I recall a piece of writing (possibly in “Danse Macabre”) where Stephen King talked about how much fun it had been to kill off most of humanity in “The Stand.” Now, King’s a guy who gives out, ahem, king-sized candy bars every Halloween, who gives effusively of both his time and his money to numerous local and national charities, and who altogether seems lovely to interact with. But as he puts it (and this *is* in “Danse Macabre”) writing–and consuming–horror fiction keeps the psychic gators fed so that they don’t slither out of our mental basements to chew up our real lives. Perhaps enjoying fictional suffering, even evil, acts as a valuable shunt for impulses that are far from socially apt.

    Of course, everyone’s different, so there may well be no one-size-fits-all theory here. But I got a charge–heh, heh–every single time I blasted some poor Republic simp with Force Lightning, I won’t deny it.

  11. Vagrant Zero July 18, 2015 / 12:08 am

    Best part of TOR is being able to kill the people that need killing while still (largely) being a good guy. I didn’t find it hard to make “dark side” choices if the person I was harming deserved it. If anything, it felt damned good. I got to mete out the kind of justice I prefer without going to jail for it.

  12. Dolnor July 18, 2015 / 8:44 pm

    I think it is because of your real life choices and current realities. I am the same way…I still haven’t played any of the Elder Scrolls Dark Brotherhood missions/quest lines. Thieves Guild, no problem…killing innocents, no can do! But then, I don’t play games like I am “suppose to”…just ask my fellow The Older Gamers (TOG) members! -)


  13. Sylow July 20, 2015 / 5:40 am

    @Shintar: It’s not about how badly you are punished for RPing. The mere fact that SWTOR is the very only MMORP(?)G out there which punishes RP is one of the reasons why i consider the game unacceptable.

    Also, as far as i know the neutral player by now at least has some, albeit inferior, options for that slot, but when i played you ran with an empty slot, where every other player had an item. Combine that with the subpar community and things were just uncomfortable. And to clarify that “subpar community”, that’s in the meaning that when we were in group instances and things were not running well, people were inspecting each other and then blaming me for everything bad happening because i had one unused equipment slot and that obviously was the reason for everything going wrong, despite i previously did the same instance with the same tank (but other DDs) already before and things were perfectly fine.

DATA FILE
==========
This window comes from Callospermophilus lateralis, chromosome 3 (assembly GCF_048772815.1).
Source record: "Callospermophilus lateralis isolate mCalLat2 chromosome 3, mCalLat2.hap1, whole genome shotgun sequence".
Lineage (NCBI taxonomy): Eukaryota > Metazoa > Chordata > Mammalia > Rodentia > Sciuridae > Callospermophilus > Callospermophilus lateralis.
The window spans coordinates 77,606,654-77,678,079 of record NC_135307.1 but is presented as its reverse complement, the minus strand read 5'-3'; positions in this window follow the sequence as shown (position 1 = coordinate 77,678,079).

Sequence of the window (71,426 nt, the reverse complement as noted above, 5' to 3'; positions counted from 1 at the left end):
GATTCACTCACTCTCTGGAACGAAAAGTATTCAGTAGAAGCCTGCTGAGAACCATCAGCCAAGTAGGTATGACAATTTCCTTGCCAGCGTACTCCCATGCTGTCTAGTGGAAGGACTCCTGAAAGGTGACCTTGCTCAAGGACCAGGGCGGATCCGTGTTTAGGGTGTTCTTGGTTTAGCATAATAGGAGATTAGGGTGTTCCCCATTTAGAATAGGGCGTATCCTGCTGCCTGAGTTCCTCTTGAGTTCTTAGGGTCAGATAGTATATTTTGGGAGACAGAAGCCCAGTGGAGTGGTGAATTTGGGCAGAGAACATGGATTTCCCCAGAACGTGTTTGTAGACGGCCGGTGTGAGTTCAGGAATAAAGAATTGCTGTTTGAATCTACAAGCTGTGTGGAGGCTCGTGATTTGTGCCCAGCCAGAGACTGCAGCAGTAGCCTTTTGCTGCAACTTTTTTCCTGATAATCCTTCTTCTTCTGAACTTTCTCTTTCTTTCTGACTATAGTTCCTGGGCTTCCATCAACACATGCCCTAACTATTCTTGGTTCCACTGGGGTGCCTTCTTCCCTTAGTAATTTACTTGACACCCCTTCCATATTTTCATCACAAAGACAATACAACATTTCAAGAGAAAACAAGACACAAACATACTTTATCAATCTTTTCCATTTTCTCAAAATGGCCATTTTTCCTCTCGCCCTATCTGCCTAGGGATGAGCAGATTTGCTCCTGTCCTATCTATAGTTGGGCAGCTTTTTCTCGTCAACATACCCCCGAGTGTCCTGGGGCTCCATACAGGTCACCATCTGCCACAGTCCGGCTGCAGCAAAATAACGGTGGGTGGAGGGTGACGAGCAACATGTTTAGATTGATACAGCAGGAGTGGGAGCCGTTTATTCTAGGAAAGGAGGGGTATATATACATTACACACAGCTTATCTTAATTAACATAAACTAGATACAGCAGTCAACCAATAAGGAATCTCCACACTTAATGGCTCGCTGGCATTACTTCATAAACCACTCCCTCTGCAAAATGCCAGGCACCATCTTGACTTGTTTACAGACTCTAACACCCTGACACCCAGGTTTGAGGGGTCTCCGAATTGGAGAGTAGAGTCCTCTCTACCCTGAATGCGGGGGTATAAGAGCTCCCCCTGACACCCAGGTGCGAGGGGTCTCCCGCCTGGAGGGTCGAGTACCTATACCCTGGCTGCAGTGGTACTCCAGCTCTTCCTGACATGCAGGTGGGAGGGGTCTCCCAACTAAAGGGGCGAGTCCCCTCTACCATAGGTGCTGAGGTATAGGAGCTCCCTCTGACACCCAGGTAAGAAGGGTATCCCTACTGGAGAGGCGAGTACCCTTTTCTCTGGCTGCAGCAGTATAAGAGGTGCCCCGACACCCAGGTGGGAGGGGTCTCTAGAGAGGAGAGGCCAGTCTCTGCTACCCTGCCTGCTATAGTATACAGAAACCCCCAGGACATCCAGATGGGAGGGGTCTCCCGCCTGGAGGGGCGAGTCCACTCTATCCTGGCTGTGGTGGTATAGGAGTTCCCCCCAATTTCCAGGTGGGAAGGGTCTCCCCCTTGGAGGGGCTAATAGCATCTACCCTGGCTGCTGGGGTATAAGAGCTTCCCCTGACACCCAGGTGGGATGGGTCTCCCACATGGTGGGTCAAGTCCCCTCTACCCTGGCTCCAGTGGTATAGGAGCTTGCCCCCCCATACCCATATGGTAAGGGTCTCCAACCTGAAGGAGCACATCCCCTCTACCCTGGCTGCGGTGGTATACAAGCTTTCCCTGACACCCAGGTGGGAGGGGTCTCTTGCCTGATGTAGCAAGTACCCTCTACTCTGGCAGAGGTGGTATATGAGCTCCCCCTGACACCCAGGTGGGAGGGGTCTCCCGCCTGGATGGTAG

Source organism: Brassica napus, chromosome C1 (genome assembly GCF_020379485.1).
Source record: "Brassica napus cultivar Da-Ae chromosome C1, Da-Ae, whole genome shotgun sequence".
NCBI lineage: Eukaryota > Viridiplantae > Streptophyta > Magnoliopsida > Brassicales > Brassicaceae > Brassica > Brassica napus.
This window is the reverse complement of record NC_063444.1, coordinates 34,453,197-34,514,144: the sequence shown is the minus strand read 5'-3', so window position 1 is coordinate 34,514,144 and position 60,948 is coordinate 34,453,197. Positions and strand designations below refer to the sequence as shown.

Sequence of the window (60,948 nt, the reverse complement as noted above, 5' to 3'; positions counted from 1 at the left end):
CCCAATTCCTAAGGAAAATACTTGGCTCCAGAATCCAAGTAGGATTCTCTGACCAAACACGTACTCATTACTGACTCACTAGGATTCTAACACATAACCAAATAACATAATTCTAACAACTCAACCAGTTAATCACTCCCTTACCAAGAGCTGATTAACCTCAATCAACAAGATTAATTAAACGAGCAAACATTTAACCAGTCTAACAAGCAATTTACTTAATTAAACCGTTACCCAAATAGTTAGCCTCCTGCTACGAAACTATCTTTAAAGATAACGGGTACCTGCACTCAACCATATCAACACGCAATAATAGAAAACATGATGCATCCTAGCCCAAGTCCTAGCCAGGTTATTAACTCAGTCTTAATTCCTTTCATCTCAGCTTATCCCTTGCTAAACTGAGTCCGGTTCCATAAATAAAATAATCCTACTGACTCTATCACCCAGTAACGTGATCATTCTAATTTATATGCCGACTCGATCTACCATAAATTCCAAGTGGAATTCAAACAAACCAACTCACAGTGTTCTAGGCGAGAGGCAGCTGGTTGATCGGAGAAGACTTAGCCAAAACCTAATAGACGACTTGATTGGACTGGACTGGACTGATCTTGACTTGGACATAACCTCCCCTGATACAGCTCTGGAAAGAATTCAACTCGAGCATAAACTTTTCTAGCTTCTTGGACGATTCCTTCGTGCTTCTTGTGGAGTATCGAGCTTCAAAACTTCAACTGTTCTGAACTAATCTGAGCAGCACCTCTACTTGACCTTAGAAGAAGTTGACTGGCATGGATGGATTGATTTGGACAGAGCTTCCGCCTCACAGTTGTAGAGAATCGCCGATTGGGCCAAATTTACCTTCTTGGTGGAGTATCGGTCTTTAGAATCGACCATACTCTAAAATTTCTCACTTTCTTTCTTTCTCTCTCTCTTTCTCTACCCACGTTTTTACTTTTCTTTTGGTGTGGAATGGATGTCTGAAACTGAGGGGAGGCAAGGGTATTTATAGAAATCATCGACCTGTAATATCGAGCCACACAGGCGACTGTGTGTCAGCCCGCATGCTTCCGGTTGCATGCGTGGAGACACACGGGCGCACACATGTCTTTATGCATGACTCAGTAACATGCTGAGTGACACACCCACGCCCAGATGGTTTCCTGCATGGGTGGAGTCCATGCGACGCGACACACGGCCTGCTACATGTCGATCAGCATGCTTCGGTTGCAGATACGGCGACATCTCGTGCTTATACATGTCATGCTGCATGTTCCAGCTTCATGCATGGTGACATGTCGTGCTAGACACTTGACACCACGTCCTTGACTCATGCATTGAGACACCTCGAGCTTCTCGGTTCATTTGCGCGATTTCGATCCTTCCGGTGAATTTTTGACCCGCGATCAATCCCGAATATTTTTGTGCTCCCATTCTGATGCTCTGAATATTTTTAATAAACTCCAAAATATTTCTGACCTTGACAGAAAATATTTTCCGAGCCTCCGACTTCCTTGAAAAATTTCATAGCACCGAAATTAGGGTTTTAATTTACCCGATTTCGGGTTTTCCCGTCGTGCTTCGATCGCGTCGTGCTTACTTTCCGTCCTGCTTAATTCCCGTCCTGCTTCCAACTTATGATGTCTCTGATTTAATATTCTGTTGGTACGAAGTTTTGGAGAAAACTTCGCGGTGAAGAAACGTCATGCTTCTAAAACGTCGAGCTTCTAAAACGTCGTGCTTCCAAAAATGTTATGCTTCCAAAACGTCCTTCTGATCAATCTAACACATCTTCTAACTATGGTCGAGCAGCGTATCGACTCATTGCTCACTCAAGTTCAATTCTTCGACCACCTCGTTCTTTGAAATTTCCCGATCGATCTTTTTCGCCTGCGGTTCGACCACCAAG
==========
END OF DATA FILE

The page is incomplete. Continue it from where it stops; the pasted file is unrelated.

So yes, within a good community the punishment for RP probably would’ve been way less painful, but it would’ve existed nevertheless and still would’ve been a terrible idea.

  14. Redbeard July 20, 2015 / 4:13 pm

    I’ve never been able to go full on evil in my choices, whether it is SWTOR or other games. I’m just not that sort of person.

    Does it make me a goody two shoes? Maybe, but I’m the sort who would always try to do the “right thing”.

  15. Chestnut Stonebough (@ggchestnut) July 23, 2015 / 3:17 pm

    Sometimes I’m surprised at how the choices end up being light or dark. I haven’t played enough to know ahead of time, and I usually choose based on what my character herself would do based on her loyalties and personalities. But, I don’t think I’d ever have an easy time playing a full on Dark Sided Sith, for many of the same reasons you’ve mentioned.

  16. James November 7, 2015 / 10:50 am

    I find that I love playing dark side. Just murdering random people for the fun of it really makes me sympathise with my character. Which is weird seeing as I go to a private school and am quite intelligent. I suppose it’s just too much fun to kill an imperial officer’s son for the fun of it and then watch him rage at me.